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William Burges (1827–1881) was an English architect and designer
Burges was born on 2 December 1827, the son of Alfred Burges (1796–1886), a wealthy civil engineer. Alfred made a considerable fortune, and this wealth enabled his son to devote his life to the study and practice of architecture, without requiring that he actually earn a living.
Burges entered King's College School, London, in 1839 to study engineering, his contemporaries there including Dante Gabriel Rossetti and William Michael Rossetti.
He left in 1844 to join the office of Edward Blore, surveyor to Westminster Abbey.
In 1848 or 1849, Burges moved to the offices of Matthew Digby Wyatt.
Burges's career was short but illustrious; he won his first major commission for Saint Fin Barre's Cathedral in Cork in 1863, when he was 35
His architectural output was small but varied. Working with a long-standing team of craftsmen, he built churches, a cathedral, a warehouse, a university, a school, houses and castles. Burges's most notable works are Cardiff Castle, constructed between 1866 and 1928 and Castell Coch (1872–91), both of which were undertaken for John Crichton-Stuart, 3rd Marquess of Bute. Other notable buildings include Gayhurst House, Buckinghamshire (1858–65), Knightshayes Court (1867–74), the Church of Christ the Consoler (1870–76) and St Mary's, Studley Royal (1870–78) in Yorkshire, and Park House, Cardiff, (1871–80).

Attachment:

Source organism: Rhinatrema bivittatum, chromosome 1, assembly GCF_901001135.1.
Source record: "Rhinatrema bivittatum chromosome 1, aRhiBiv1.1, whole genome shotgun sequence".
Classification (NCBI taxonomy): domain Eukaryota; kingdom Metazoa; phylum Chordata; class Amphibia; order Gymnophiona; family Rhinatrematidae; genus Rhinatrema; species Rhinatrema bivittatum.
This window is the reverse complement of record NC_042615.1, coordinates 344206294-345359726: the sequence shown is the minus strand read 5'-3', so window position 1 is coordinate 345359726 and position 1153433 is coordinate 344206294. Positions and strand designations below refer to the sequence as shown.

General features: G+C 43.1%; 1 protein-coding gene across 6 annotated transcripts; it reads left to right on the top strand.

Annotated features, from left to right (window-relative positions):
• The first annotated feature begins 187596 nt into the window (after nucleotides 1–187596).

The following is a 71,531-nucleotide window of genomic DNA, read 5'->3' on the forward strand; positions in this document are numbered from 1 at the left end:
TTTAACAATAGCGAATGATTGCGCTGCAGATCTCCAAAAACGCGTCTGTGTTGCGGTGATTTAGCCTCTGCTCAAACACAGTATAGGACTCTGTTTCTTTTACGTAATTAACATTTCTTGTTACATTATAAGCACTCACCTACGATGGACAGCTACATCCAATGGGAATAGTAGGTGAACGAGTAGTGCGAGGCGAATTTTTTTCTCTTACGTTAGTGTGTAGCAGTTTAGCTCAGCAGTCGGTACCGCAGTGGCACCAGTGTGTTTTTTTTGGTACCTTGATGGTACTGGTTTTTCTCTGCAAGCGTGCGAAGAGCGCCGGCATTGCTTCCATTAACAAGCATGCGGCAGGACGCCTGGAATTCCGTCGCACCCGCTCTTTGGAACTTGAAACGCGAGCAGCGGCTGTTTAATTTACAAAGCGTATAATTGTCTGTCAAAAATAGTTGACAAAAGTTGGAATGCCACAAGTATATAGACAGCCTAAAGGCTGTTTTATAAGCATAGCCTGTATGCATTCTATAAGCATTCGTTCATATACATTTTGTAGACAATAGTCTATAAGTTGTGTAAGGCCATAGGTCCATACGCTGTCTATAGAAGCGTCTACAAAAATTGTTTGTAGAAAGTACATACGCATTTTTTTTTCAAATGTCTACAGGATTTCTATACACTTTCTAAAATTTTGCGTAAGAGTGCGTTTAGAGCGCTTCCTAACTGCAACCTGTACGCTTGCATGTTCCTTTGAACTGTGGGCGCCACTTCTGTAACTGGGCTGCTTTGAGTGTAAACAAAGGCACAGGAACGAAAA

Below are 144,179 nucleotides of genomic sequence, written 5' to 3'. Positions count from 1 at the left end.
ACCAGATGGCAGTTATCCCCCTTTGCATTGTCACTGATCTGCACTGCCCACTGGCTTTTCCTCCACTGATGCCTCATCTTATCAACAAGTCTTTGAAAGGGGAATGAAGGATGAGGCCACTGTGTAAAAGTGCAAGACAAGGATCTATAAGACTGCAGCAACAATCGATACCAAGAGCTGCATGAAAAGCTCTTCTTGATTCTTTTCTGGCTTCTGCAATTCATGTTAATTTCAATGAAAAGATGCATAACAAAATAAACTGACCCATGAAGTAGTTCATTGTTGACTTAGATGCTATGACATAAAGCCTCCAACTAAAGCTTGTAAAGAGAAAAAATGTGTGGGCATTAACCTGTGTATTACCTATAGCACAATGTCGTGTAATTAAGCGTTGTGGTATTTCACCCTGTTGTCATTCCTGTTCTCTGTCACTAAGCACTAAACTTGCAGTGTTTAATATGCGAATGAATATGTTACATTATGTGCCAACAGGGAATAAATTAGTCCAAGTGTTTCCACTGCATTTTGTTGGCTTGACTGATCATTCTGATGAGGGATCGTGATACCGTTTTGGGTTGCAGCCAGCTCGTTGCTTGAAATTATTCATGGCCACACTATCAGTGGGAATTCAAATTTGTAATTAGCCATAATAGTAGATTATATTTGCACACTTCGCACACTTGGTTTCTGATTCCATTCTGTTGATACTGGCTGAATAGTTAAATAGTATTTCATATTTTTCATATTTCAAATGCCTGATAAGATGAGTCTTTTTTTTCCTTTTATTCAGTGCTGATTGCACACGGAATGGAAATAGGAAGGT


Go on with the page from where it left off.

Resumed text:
Many of his designs were never executed or were subsequently demolished. His competition entries for cathedrals at Lille (1854), Adelaide (1856), Colombo, Brisbane (1859), Edinburgh (1873), and Truro (1878) were all unsuccessful. He lost out to George Edmund Street in the competition for the Royal Courts of Justice (1866–67) in The Strand. His plans for the redecoration of the interior of St. Paul's Cathedral (1870–77) were abandoned and he was dismissed from his post. Skilbeck's Warehouse (1865–66) was demolished in the 1970s, and work at Salisbury Cathedral (1855–59), at Worcester College, Oxford (1873–79) and at Knightshayes Court had been lost in the decades before
1881 April 20th. He died at his Kensington home, The Tower House, aged 53.
Buried in West Norwood Cemetery